Tell Me How to Be: A Novel
“Tell Me How to Be . . . offers one view of what it is like to be an Indian American in contemporary America.”
We have enjoyed in the past couple of years a number of excellent works of gay fiction, particularly Garth Greenwell’s What Belongs to You, Brandon Taylor’s Real Life, and Bryan Washington’s Memorial. All center on young gay men who feel a lack of connection to their familial or social surroundings. To some extent, this sense of anomie is caused by cultural and/or racial difference.
Greenwell’s novel centers on a young American teacher in Sofia, Bulgaria; Taylor’s on the only Black graduate student in the graduate biochemistry program in a midwestern university; Washington’s on a couple comprised of an African American and a Japanese immigrant. Race or ethnicity doesn’t totally explain the distance the characters feel from the people around them. The novels narrate their search for some sort of meaningful connection—their attempt to discover if such a connection is even possible. Meaning can come from a character’s return to his roots.
Now, added to these fine works, is Neel Patel’s eloquent, touching novel, Tell Me How to Be. Like Bryan Washington’s Memorial, Patel’s debut novel is a follow-up to a critically lauded volume of short stories (If You See Me, Don’t Say Hi). Like the novels mentioned, Patel’s story centers on a gay man but his homosexuality is not his problem. It is merely one aspect of a complex character.
Patel’s novel alternates between first-person narration by a mother and her black sheep son who both feel displaced and who both obsess over memories of a lost love. Renu, the mother, has always felt out of place. Born in Tanzania of Indian parents, she moved to London to study. There she met and fell passionately in love with Kareem but had to break up with him to marry the man her family chose, Ashok, a medical student.
Ashok moved her to a midwestern town much like Champaign, Illinois, where Patel grew up, so he could practice medicine and so they could have a more prosperous life. Renu never felt at home in this American locale even though their social circle was comprised of Indian expatriates. Her love for the man she left behind crippled her ability to appreciate her husband’s devotion or to focus on her two sons. Now Ashok is dead, and Renu is selling the family home and moving back to London. Through Facebook, she has contracted her former lover and dreams of restoring their relationship.
Akash, her youngest son, is an aspiring but penniless songwriter living in Los Angeles. His return home is stressful for his mother and his successful older brother Bilal, because on every family occasion, Akash has gotten drunk and embarrassed the family. He is haunted by memories of racist brutality from some of his classmates and rejection from the boy he loved. Like his mother, he has never totally gotten over his first love. He has come home to help his mother move and to attend the puja on the first anniversary of his father’s death. Once again, he becomes a family embarrassment.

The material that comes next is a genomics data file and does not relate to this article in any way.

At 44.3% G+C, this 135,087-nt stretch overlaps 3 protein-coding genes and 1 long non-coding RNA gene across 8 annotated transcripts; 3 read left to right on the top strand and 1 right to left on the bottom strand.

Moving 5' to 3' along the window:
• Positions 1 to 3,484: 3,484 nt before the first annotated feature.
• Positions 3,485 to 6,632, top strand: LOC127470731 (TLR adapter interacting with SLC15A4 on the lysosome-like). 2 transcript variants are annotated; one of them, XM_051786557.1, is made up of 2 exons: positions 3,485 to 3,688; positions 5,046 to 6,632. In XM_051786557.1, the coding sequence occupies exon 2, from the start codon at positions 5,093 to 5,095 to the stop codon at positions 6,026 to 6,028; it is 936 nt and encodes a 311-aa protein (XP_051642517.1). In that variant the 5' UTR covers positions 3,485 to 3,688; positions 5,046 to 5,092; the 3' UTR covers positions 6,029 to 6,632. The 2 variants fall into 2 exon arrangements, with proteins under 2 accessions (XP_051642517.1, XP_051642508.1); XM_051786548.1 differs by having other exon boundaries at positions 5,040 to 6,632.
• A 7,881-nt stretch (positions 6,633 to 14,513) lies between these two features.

An American woman in Renu’s book club mispronounces her name “Renew,” and renewal is something she and her son need. However, both Renu and Akash have to come to terms with their pasts and past loves before they can move into the future. Renu has to deal with her memories of Kareen before she can appreciate her husband’s unconditional love for her. Akash has to forgive his family, accept his ethnicity and reconnect with his first love before he can move ahead as an artist and a gay man. His songwriting inspiration will not come from the Black and white songwriters and performers he loves but from his Indian roots.
“Tell me how to be” is a phrase that echoes throughout the book, a cry for help and, in the case of one character, a means of renewal. Characters have to learn that “being” means savoring the present and exercising compassion. It is a process, not a goal. Most important, it involves accepting the love of the people in one’s life.
Patel’s well-drawn characters and richly metaphorical style carry the reader along. The first-person narration maintains our sympathy for these closed-off characters who hide festering secrets. Tell Me How to Be also offers one view of what it is like to be an Indian American in contemporary America.